After Monday night’s elation gave way to Tuesday night’s dejection, I omitted from my postgame report on the second outing of the College World Series finals any hint of cleverness or levity, declining even to break up the text with pictures and captions, as I preferred to confront the reality of the loss and move forward from there.
My report on Wednesday night’s loss will be similarly lacking in superfluous adornments, for an altogether different reason, to which we shall turn anon; for now, though, here is how Fresno State claimed its first N.C.A.A. baseball title (not, I should hasten to add, how Georgia failed to claim its second such championship, for the winners won it more than the losers lost it):
The first frame of the decisive game got underway with Nathan Moreau on the hill in the top of the canto. Danny Muno fouled off three pitches before grounding out to lead off the inning, but Gavin Hedstrom sneaked a single through the left side just beyond the reach of Ryan Peisel’s outstretched glove. After Erik Wetzel sent a long out into right field, Hedstrom was caught stealing and easily thrown out at second.
The home half of the stanza saw Justin Wilson on the mound and he proceeded to retire Peisel and a newly clean-shaven Matt Olson on a strikeout and a groundout, respectively, before surrendering the single to Gordon Beckham that gave each team one hit. Rich Poythress then popped up to end the inning.
Steve Susdorf led off the top of the second canto with a rocket shot off of Poythress’s glove for the fielding error that put a man aboard for Alan Ahmady, who sent a long out into left field. Steve Detwiler then fouled off a trio of pitches before sneaking one over the right field wall for a home run by the narrowest of margins to put the W.A.C. tourney champions up by a couple of runs.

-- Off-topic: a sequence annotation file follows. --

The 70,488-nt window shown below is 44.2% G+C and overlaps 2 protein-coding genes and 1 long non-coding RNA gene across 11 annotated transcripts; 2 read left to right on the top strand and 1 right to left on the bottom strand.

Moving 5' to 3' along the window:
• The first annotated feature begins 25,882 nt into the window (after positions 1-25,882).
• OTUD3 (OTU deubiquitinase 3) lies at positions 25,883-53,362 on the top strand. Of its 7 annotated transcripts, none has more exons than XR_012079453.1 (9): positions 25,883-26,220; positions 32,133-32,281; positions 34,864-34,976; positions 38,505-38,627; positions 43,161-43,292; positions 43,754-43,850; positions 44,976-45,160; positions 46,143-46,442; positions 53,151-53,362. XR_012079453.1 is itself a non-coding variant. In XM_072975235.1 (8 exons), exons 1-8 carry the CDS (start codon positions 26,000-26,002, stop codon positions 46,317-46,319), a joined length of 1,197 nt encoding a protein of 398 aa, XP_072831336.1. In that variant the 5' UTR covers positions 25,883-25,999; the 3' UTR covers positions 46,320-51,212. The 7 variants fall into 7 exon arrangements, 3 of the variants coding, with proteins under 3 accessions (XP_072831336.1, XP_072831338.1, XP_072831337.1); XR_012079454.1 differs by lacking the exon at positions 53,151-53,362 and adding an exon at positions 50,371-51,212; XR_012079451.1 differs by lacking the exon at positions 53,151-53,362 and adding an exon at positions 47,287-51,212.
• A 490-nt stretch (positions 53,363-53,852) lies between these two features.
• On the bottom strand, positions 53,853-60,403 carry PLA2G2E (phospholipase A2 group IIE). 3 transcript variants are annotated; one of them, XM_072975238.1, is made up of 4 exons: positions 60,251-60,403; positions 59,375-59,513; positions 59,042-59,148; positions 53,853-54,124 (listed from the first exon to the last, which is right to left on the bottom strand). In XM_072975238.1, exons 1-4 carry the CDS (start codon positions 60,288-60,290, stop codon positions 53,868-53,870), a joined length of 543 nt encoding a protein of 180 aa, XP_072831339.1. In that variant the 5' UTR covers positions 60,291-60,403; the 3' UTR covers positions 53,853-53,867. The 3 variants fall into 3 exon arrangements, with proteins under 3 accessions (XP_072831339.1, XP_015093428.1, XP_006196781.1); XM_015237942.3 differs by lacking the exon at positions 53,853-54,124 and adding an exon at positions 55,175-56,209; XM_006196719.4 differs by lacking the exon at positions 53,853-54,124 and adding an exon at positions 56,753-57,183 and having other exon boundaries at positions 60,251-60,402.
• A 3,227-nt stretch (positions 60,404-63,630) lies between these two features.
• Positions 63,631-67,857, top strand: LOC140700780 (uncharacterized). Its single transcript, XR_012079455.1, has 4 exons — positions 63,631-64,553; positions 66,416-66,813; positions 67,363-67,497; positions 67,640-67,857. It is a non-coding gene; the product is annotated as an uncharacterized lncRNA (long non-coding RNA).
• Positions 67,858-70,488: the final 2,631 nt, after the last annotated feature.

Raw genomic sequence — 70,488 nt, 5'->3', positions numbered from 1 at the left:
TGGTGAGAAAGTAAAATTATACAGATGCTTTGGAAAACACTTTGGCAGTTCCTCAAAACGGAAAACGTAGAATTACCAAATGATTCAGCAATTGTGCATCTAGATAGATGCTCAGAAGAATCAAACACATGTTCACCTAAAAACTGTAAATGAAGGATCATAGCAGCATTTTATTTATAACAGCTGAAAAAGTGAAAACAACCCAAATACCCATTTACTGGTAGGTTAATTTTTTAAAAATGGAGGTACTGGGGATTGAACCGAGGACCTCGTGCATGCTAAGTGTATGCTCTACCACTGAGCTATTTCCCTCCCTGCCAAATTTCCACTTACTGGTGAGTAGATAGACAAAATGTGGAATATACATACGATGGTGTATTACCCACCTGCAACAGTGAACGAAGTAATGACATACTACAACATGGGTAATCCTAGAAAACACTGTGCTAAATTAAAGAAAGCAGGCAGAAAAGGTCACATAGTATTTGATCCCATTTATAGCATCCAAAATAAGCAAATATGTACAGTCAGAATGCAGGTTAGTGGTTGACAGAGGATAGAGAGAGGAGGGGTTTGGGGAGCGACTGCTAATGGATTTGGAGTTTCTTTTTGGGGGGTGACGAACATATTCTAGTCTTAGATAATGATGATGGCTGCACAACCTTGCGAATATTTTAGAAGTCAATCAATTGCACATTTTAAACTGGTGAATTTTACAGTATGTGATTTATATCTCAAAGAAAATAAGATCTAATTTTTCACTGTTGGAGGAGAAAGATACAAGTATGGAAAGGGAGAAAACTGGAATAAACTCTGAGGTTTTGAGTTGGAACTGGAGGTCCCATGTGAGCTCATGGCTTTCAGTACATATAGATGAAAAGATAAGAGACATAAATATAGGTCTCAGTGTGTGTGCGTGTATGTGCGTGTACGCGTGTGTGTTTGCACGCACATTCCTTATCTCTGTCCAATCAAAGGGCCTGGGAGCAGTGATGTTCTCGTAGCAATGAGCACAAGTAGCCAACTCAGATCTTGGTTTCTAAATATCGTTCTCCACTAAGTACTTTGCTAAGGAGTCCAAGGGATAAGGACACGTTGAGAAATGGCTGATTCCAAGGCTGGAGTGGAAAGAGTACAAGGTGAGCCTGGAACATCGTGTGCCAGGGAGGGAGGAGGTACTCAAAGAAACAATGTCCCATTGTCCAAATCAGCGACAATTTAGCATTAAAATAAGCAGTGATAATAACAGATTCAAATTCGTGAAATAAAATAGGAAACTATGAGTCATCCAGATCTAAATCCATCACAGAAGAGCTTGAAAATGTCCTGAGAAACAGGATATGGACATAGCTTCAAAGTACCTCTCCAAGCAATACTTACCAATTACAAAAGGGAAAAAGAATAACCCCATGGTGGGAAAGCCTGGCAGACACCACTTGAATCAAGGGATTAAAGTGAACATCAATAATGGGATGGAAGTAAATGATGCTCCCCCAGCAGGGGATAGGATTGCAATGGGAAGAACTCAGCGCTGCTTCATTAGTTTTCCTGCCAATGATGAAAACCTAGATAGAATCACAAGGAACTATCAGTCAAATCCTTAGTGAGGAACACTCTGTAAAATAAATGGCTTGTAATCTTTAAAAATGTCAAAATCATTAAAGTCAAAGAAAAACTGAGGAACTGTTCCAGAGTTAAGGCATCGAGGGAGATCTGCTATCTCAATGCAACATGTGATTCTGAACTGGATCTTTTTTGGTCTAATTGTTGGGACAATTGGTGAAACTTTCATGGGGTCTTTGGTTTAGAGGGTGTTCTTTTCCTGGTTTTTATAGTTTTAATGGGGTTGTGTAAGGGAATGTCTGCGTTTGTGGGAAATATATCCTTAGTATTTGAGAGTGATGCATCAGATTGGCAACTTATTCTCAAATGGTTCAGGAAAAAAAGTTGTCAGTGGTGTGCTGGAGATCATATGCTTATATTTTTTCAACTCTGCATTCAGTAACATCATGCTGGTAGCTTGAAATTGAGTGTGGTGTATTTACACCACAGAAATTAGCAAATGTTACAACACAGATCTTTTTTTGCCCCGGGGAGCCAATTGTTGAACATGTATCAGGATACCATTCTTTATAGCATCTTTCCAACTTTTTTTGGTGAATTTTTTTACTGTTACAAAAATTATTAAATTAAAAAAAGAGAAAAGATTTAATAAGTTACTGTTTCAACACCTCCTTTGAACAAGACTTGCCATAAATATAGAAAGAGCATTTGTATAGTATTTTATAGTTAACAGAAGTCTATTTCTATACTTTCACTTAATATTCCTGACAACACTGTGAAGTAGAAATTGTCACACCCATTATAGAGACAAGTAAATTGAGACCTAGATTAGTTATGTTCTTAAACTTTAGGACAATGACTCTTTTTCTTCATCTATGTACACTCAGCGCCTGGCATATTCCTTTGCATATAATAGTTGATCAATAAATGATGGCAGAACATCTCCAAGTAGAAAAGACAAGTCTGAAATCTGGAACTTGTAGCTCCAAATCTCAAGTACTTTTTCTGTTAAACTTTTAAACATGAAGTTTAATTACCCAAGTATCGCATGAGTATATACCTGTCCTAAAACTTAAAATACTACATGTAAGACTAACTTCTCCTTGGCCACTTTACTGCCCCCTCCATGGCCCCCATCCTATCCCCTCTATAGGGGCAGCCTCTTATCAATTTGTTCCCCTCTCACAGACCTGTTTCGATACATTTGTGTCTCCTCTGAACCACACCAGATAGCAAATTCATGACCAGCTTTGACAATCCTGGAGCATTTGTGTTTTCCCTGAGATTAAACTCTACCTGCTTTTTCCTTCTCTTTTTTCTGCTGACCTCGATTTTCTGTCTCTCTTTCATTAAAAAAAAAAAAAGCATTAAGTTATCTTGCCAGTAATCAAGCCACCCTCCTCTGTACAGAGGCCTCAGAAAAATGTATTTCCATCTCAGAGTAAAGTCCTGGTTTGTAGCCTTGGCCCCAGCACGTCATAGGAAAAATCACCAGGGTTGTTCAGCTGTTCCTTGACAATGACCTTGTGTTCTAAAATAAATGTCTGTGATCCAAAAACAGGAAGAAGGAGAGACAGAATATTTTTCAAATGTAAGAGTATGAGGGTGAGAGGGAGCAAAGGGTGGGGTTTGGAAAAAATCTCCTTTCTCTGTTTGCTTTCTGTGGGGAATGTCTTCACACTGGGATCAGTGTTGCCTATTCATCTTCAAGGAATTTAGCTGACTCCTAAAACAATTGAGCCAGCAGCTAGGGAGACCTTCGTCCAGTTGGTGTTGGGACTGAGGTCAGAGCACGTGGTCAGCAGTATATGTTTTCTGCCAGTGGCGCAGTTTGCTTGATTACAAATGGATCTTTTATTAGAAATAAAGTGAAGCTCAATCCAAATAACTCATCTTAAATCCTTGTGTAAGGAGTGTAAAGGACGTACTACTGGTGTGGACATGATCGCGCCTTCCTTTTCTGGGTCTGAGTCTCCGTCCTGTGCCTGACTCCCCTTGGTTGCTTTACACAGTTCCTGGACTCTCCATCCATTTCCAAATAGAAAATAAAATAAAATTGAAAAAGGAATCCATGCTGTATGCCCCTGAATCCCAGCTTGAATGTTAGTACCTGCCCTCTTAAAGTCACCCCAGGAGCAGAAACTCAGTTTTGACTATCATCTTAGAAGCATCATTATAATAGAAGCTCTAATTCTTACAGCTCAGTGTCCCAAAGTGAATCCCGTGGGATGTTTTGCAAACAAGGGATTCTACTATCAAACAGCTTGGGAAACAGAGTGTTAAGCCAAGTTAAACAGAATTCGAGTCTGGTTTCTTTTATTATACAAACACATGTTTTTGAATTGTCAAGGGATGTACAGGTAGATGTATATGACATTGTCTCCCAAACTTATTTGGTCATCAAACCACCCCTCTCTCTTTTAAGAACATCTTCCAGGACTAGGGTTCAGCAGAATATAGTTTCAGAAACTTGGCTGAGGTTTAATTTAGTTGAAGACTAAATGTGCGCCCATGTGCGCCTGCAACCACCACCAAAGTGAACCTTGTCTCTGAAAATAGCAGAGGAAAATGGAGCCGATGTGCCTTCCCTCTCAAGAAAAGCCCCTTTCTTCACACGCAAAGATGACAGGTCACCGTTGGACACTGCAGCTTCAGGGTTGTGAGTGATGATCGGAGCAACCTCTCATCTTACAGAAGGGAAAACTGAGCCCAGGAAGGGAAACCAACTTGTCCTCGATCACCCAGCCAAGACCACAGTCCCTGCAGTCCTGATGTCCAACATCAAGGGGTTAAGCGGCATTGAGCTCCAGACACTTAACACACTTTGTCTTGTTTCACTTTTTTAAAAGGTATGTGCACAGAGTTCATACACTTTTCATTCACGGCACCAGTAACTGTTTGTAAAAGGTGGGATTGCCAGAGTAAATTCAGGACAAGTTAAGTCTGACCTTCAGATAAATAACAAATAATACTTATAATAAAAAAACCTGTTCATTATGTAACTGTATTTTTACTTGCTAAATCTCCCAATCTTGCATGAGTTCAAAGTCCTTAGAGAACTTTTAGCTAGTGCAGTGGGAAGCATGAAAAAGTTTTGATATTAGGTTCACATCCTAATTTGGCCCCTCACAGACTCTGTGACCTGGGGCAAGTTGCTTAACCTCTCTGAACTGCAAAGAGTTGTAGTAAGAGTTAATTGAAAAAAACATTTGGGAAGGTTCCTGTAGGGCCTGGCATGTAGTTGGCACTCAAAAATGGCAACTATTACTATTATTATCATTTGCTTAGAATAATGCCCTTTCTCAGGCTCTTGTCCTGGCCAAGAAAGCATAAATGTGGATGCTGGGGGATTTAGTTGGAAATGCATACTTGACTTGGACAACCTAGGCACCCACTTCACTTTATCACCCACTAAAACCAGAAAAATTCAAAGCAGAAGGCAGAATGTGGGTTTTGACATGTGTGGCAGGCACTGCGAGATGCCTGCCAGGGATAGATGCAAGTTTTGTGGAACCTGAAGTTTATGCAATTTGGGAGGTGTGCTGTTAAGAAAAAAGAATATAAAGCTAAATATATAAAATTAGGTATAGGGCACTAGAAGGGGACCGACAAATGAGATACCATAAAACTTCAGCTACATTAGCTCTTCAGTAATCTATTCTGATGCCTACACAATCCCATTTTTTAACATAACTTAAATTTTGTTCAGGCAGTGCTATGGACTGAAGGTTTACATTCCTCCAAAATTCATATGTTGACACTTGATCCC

Moreau proceeded to strike out Tommy Mendonca and extract a pop-up from Jake Johnson to limit the damage and bring the Red and Black up to bat in the bottom of the frame. A Muno fielding error enabled Bryce Massanari to reach first base and Matt Cerione singled through the right side to move him into scoring position.
Unfortunately, the Diamond Dogs displayed some impatience at the plate, as first Joey Lewis and then Lyle Allen struck out swinging on three consecutive pitches. Miles Starr fouled off five pitches to stay alive long enough to reach base on a fielder’s choice that saw everyone safe thanks to Muno’s second error of the game.
With the bases loaded, Peisel sent a long ball into center field but came up short, producing the inning-ending out but no runs. Moreau retired the side in sequence on a pop-up, a groundout, and a lineout in the top of the third canto and it initially appeared likely that the Classic City Canines would go three up and three down in the home half of the stanza, as Olson grounded out and Beckham popped up before Poythress singled to give Georgia a 3-2 edge in hits. Massanari fouled off four pitches before striking out to strand the baserunner.
Moreau struck out Wetzel to start the visitors’ half of the fourth frame and, after walking Susdorf on a payoff pitch, he struck out Ahmady, as well. Detwiler then did what Detwiler does, doubling to left center field to score the F.S.U. left fielder, who had taken third base on a throwing error by Lewis.
By the time Mendonca became the third strikeout victim of the inning, both sets of Bulldogs were deadlocked in hits (3-3) and errors (2-2), but the Golden State squad held a 3-0 lead in runs. The bottom of the inning began with the latest inexplicable called third strike on Cerione, but Lewis followed that up with a triple to center field. Allen and Starr both struck out to strand the initial Red and Black run of the night 90 feet from home plate.